In 1968, at independence, the Nauruans gained control of their phosphate resources, and for a short time were among the richest people, per capita, in the world. They were absolved from the need to earn a living, but their island, less than twenty miles in circumference and isolated in the vast spaces of the Pacific, did not offer much diversion for those whom many might have envied their good fortune. There was not much to do, but what the Nauruans could do was eat and drink, and this they did, copiously. They soon became the fattest people on earth, with a rate of type 2 diabetes of about 50 percent. It is probable that they had a genetic predisposition to this disease, revealed only by circumstances.
The island was visited by Professor Paul Zimmet, the most prominent Australian researcher in diabetes, and I remember, in my ignorance, thinking that he was a typical academic, spending his time on obscure phenomena of no importance in order to generate scientific papers. In fact, he was researching the future of the world. Much of that world has become Nauruan, at least in its patterns of overconsumption. In short, Nauru led the world.
The Nauruans did not eat a sophisticated diet, and they liked sweet drinks, just like the people in the photograph sent to me by my friend. From this photograph, you would imagine, by the size of the containers that they were holding, that they were preparing for an imminent catastrophe that would sever them from sustenance. But no: They were simply doing what they always did—eat and drink vastly too much.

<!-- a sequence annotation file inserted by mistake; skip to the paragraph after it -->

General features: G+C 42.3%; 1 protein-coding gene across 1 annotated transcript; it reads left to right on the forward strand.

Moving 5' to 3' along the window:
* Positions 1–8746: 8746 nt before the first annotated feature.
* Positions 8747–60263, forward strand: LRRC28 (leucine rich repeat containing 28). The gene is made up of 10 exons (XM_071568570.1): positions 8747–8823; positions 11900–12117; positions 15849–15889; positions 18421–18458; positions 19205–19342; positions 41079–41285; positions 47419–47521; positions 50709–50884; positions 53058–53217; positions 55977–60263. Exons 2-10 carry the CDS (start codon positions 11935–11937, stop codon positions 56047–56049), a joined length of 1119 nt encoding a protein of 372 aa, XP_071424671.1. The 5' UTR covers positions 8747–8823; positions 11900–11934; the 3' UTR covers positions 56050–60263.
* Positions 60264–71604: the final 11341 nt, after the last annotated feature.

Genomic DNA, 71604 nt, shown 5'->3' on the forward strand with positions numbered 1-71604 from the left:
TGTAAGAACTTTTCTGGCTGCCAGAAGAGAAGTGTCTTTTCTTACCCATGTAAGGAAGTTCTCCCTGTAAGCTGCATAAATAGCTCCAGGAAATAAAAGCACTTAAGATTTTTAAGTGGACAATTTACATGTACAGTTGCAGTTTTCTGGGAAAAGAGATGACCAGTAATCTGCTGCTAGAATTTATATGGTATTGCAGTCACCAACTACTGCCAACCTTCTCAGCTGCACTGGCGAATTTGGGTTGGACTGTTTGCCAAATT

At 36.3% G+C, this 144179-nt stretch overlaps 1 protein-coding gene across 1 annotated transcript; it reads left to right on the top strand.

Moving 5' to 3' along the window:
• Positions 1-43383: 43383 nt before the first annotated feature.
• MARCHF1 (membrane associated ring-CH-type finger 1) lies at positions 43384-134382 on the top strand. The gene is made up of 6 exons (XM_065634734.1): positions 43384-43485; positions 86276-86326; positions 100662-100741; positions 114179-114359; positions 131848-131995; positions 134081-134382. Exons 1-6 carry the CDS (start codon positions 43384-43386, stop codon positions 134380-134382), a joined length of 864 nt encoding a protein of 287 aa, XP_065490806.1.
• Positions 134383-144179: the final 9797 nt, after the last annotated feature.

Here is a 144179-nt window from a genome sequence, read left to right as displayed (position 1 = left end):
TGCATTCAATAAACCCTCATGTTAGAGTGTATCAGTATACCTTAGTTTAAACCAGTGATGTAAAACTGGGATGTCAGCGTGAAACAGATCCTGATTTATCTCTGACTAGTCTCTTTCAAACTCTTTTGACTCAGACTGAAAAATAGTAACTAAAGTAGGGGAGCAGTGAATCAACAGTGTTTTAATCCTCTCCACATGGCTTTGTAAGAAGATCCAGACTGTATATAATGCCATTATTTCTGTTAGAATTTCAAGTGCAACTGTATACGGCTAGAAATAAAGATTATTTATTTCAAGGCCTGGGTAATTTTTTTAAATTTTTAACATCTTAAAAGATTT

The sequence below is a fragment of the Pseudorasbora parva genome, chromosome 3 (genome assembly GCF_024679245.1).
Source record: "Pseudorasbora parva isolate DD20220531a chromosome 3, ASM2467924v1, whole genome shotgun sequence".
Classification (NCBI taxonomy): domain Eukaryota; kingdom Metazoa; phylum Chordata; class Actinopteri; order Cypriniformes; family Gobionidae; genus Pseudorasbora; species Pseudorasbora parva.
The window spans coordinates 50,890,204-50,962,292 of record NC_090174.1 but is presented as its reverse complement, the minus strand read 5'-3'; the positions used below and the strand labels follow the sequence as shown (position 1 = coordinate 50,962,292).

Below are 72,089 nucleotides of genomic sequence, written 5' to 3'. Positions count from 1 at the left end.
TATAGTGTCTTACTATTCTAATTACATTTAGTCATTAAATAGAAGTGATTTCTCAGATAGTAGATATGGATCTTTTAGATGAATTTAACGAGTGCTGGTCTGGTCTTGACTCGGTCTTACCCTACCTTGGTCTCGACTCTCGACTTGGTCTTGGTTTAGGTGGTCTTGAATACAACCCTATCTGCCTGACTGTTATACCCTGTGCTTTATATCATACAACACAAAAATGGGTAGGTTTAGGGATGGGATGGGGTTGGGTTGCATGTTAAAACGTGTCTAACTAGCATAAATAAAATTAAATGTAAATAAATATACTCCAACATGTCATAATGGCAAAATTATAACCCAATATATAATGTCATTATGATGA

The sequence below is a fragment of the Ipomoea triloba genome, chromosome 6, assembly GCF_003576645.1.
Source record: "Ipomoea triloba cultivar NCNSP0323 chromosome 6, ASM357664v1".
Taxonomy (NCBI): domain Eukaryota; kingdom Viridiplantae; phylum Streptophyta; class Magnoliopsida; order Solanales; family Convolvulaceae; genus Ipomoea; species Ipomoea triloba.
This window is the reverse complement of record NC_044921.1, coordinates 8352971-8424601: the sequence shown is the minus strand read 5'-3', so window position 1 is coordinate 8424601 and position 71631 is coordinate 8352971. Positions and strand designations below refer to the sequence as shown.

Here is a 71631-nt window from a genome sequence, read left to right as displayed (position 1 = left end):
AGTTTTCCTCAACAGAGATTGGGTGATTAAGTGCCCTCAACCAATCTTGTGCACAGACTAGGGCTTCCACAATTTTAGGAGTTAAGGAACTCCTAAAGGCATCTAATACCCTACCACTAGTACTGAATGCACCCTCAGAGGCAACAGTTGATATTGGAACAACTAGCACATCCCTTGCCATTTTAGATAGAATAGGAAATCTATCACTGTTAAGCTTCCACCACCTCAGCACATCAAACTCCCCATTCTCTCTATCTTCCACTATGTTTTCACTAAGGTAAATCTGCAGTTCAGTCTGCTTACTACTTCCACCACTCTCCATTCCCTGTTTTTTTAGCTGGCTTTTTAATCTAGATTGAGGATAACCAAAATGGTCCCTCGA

Who is to blame? However much we may claim to be seeking an explanation, we are so constituted as human beings that we are constantly in search of the culprit for everything regrettable in our existence. Not only do we thereby infuse the world with moral meaning, but it must be admitted that blame is far more fun than mere explanation. Blaming constitutes half of ordinary conversation.
People vary as to whom they blame for obesity. There are two poles of thought. One would blame the purveyors of epic breakfasts and the like, who are in search of as much profit as possible and are utterly indifferent to the well-being of their customers; the other would blame the weakness of will of those who consume epic breakfasts. After all, the latter have a choice; they are not actually press-ganged into buying and eating epic breakfasts.
For myself, I veer somewhat drunkenly between these two poles. If weakness of will is the explanation, there must have been an epidemic of it to explain the worldwide epidemic of obesity. On the other hand, individual human beings still have agency. I tend to greed myself and cannot blame anyone but myself.
One thing I have noticed: Obese people can be almost evangelistic for obesity, as if to justify themselves. If everyone is obese (or many people are), no one is obese, and individual responsibility is thereby abrogated. Fat people tend to have fat dogs, at least on my straw poll. We live in a world that is becoming like that of a painting by Fernando Botero, with the humor taken out.
When I see grossly, even grotesquely, fat people such as those in the photograph, I feel first irritated and then, a little later, sad; for whatever the cause of their obesity, they must surely suffer as a result of it.
Theodore Dalrymple’s latest book is Ramses: A Memoir, published by New English Review.